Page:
Posts Tagged ‘tuberculosis in New York City’

The “tuberculosis windows” in city tenements

March 29, 2012

You’ve probably seen photos of these interior windows in old tenement apartments.

 They divide the kitchen or parlor from a back bedroom, letting a little light and air into the dark tunnel that was the  typical 19th century slum apartment.

These windows have an appropriate name: tuberculosis windows. They were mandated by a 19th century city law requiring that tenements have cross ventilation to help reduce the spread of diseases like tuberculosis—the deadly “white plague” not uncommon in poor neighborhoods.

Landlords figured it was cheaper to install an interior window rather than design an apartment building with real windows in every room that actually allowed for decent air flow.

By 1901, however, the city passed the New Law Tenement Act, requiring exterior-facing windows in each room of new residences.

But just like bathtubs in the kitchen, some city apartments still have tenement windows—like this one on Avenue B.

New York City’s novel anti-spitting law of 1896

May 16, 2011

The nasty habit was commonly done on sidewalks and in streetcars. But health officials knew that spitting spread lethal diseases, especially tuberculosis, a leading cause of death in crowded, dank neighborhoods.

So in 1896, forward-thinking New York became the first city to outlaw “expectorating,” as the practice was delicately called in the gay nineties.

Signs went up on public transportation and other spitting hot spots, warning of arrest and a $500 fine. But the new ordinance generated controversy and wasn’t always taken seriously.

“In New York, of the 2,513 arrested, there were 2,099 convicted, one of every seven escaping,” writes a 1910 New York Times article.

“The total fines were $1,936.80, an average of less than $1.”

Even citizens vehemently against the habit railed that the ban was understandable, but unenforceable.

Not allowing people to spit might even be dangerous, according to one letter writer to the Brooklyn Daily Eagle in February 1896, before New York adopted its law:

“No law can be made strong enough to prohibit public expectoration. The health of the individual might often suffer from such a restraint. But it is easy for the many who must spit to do so in the street instead of on the sidewalk.”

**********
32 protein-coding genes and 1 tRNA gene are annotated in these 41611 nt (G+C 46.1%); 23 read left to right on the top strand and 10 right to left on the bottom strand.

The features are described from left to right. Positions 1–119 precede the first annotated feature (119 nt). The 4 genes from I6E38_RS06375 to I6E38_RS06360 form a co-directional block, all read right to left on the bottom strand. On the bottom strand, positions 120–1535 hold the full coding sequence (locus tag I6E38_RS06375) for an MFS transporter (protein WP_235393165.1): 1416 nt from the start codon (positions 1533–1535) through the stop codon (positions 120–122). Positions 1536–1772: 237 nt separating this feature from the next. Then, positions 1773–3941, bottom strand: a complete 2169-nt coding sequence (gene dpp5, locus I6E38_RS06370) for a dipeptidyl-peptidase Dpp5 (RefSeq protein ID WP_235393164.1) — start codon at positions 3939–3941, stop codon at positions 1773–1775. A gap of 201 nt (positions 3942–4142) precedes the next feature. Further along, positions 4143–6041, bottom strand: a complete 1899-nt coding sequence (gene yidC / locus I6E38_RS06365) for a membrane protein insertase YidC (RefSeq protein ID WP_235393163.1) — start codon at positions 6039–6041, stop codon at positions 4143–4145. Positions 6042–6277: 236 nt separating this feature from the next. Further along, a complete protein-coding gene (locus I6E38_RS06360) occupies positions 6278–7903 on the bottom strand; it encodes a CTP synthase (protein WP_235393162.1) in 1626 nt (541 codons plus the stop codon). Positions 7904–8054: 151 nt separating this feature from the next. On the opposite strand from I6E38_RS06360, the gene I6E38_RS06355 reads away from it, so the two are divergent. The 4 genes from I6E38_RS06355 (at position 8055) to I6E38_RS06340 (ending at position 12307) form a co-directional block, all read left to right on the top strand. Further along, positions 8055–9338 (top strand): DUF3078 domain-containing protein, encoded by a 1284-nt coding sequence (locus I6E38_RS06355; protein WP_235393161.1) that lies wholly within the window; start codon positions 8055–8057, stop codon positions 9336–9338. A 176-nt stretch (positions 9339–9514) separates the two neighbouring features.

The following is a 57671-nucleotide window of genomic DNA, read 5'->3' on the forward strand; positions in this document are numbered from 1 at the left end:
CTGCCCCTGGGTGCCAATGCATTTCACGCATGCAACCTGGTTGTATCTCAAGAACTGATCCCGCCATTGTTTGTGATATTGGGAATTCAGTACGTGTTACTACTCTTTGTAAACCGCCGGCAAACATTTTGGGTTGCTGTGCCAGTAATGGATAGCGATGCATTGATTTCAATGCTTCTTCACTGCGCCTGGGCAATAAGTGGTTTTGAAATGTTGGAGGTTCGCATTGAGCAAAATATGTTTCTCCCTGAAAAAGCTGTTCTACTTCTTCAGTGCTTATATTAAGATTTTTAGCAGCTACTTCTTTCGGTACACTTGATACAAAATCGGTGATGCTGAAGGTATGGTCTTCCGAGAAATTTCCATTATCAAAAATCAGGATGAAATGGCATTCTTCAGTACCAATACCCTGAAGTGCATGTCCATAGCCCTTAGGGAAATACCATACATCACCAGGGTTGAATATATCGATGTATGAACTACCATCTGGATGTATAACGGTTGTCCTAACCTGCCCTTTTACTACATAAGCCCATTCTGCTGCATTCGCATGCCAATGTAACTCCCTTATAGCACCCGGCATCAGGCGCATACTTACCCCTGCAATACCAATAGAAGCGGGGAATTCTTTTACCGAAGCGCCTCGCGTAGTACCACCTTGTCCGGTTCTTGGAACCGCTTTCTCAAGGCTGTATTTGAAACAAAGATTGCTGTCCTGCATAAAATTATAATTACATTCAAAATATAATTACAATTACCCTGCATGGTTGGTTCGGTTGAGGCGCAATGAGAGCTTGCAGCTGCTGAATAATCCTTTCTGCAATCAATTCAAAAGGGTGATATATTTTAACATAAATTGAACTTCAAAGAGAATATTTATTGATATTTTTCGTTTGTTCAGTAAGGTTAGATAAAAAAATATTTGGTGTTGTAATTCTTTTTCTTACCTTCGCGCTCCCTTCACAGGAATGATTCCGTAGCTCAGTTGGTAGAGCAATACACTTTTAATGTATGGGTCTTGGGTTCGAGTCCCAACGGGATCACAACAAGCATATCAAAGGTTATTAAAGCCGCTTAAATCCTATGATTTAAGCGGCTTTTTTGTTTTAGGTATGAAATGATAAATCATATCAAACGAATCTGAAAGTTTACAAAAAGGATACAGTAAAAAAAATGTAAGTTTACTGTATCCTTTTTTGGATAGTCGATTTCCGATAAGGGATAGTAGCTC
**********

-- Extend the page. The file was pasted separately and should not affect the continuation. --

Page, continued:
[Brooklyn Tuberculosis Committee clipping courtesy of J. Warren]

Fighting the “white plague” on Cherokee Place

February 17, 2009

The charming Cherokee Apartments on 77th Street and Cherokee Place—a sliver of a block between York Avenue and John Jay Park—have wrought-iron balconies, tiled tunnels leading to a central courtyard, and large windows. Another lovely 20th century apartment complex, it seems.

Not exactly. They were originally built as the Shively Sanitary Tenements (some sources call them the East River Houses) in 1910 for poor New Yorkers suffering from the deadly white plague—tuberculosis.

cherokeeapts Mrs. William K. Vanderbilt put up the money for the tenements. She got the idea from a doctor who ran the TB clinic the Vanderbilts funded at Presbyterian Hospital, Henry Shively. 

At the time, the only treatment for TB was fresh air and light. So the tenements were built close to the East River, where residents could catch cool breezes. All windows faced outward for maximum air and light exposure. 

The balconies encouraged the sick to be outside; wide corridors and stairwells made it less likely that healthy family members of the sick would catch TB too. Chairs built into landings at the top of each set of stairs helped easily winded residents go up and down.


 The whole idea was great in theory. But by 1912, the tenements were declared a failure, mainly because the rent was too high for poor, tuberculosis-stricken families.

In 1924 they were sold to a private developer, and at some point renamed and turned into co-ops.